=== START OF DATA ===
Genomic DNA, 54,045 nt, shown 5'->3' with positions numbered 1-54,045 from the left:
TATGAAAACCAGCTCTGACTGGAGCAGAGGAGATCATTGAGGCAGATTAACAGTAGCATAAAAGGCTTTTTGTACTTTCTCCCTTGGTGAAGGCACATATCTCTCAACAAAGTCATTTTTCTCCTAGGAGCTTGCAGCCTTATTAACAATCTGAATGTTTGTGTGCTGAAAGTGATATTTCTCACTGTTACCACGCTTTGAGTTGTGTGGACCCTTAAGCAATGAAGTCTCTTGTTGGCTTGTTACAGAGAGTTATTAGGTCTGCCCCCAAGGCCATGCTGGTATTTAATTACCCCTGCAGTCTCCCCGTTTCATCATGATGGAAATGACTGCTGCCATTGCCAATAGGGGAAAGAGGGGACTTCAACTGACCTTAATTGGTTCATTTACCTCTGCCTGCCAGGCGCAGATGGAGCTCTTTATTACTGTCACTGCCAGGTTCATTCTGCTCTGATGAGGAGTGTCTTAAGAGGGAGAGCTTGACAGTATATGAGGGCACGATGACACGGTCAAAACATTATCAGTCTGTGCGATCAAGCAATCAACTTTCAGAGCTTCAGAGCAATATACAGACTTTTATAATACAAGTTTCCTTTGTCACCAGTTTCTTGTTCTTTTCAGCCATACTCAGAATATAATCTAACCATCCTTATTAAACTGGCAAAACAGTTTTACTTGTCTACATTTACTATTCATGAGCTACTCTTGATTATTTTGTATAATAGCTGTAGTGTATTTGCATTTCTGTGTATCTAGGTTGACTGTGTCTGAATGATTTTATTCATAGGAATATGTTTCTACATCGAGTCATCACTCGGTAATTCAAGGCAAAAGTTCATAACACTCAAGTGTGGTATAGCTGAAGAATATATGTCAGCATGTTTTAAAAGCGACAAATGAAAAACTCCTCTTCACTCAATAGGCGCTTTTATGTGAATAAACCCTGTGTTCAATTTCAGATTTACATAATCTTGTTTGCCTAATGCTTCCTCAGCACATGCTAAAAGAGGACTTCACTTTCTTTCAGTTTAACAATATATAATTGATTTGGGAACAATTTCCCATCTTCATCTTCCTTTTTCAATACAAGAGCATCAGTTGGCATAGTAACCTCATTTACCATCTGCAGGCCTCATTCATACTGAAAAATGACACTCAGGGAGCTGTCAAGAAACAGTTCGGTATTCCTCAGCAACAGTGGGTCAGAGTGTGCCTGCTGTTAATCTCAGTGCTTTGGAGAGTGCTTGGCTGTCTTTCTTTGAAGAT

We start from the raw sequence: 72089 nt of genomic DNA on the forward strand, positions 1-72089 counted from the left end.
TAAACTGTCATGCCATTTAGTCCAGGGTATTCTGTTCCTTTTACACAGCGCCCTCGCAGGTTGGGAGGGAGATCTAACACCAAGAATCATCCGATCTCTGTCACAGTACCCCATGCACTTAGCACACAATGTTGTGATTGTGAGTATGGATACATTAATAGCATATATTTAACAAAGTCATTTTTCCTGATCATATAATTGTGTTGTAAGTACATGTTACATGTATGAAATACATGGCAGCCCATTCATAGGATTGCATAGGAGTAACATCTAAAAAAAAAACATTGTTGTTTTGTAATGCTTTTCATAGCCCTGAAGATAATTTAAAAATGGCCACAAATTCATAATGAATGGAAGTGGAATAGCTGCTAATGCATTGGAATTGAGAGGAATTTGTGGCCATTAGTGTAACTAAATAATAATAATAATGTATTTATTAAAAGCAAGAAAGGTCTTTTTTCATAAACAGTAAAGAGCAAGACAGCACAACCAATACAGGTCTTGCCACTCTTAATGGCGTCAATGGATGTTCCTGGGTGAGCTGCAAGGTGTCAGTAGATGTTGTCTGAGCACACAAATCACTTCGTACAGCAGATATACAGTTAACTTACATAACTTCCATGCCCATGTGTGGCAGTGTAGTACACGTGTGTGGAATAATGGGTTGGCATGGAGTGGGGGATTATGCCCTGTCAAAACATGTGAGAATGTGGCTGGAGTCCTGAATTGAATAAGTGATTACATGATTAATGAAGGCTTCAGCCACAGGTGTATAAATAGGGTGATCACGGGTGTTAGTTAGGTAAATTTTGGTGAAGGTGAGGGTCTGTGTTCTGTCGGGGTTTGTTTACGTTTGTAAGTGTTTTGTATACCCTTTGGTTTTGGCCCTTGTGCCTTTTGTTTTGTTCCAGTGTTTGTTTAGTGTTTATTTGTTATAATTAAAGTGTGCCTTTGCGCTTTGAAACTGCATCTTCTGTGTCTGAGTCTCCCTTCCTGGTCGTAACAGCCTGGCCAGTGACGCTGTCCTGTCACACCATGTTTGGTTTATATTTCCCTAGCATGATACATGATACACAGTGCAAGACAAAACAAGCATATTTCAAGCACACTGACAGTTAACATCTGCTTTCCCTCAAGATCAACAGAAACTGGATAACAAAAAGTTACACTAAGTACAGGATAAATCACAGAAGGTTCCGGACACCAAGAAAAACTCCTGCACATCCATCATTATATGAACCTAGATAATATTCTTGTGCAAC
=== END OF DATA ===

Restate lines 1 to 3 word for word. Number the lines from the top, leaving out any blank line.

Genomic DNA, 54,045 nt, shown 5'->3' with positions numbered 1-54,045 from the left:
TATGAAAACCAGCTCTGACTGGAGCAGAGGAGATCATTGAGGCAGATTAACAGTAGCATAAAAGGCTTTTTGTACTTTCTCCCTTGGTGAAGGCACATATCTCTCAACAAAGTCATTTTTCTCCTAGGAGCTTGCAGCCTTATTAACAATCTGAATGTTTGTGTGCTGAAAGTGATATTTCTCACTGTTACCACGCTTTGAGTTGTGTGGACCCTTAAGCAATGAAGTCTCTTGTTGGCTTGTTACAGAGAGTTATTAGGTCTGCCCCCAAGGCCATGCTGGTATTTAATTACCCCTGCAGTCTCCCCGTTTCATCATGATGGAAATGACTGCTGCCATTGCCAATAGGGGAAAGAGGGGACTTCAACTGACCTTAATTGGTTCATTTACCTCTGCCTGCCAGGCGCAGATGGAGCTCTTTATTACTGTCACTGCCAGGTTCATTCTGCTCTGATGAGGAGTGTCTTAAGAGGGAGAGCTTGACAGTATATGAGGGCACGATGACACGGTCAAAACATTATCAGTCTGTGCGATCAAGCAATCAACTTTCAGAGCTTCAGAGCAATATACAGACTTTTATAATACAAGTTTCCTTTGTCACCAGTTTCTTGTTCTTTTCAGCCATACTCAGAATATAATCTAACCATCCTTATTAAACTGGCAAAACAGTTTTACTTGTCTACATTTACTATTCATGAGCTACTCTTGATTATTTTGTATAATAGCTGTAGTGTATTTGCATTTCTGTGTATCTAGGTTGACTGTGTCTGAATGATTTTATTCATAGGAATATGTTTCTACATCGAGTCATCACTCGGTAATTCAAGGCAAAAGTTCATAACACTCAAGTGTGGTATAGCTGAAGAATATATGTCAGCATGTTTTAAAAGCGACAAATGAAAAACTCCTCTTCACTCAATAGGCGCTTTTATGTGAATAAACCCTGTGTTCAATTTCAGATTTACATAATCTTGTTTGCCTAATGCTTCCTCAGCACATGCTAAAAGAGGACTTCACTTTCTTTCAGTTTAACAATATATAATTGATTTGGGAACAATTTCCCATCTTCATCTTCCTTTTTCAATACAAGAGCATCAGTTGGCATAGTAACCTCATTTACCATCTGCAGGCCTCATTCATACTGAAAAATGACACTCAGGGAGCTGTCAAGAAACAGTTCGGTATTCCTCAGCAACAGTGGGTCAGAGTGTGCCTGCTGTTAATCTCAGTGCTTTGGAGAGTGCTTGGCTGTCTTTCTTTGAAGAT

We start from the raw sequence: 72089 nt of genomic DNA on the forward strand, positions 1-72089 counted from the left end.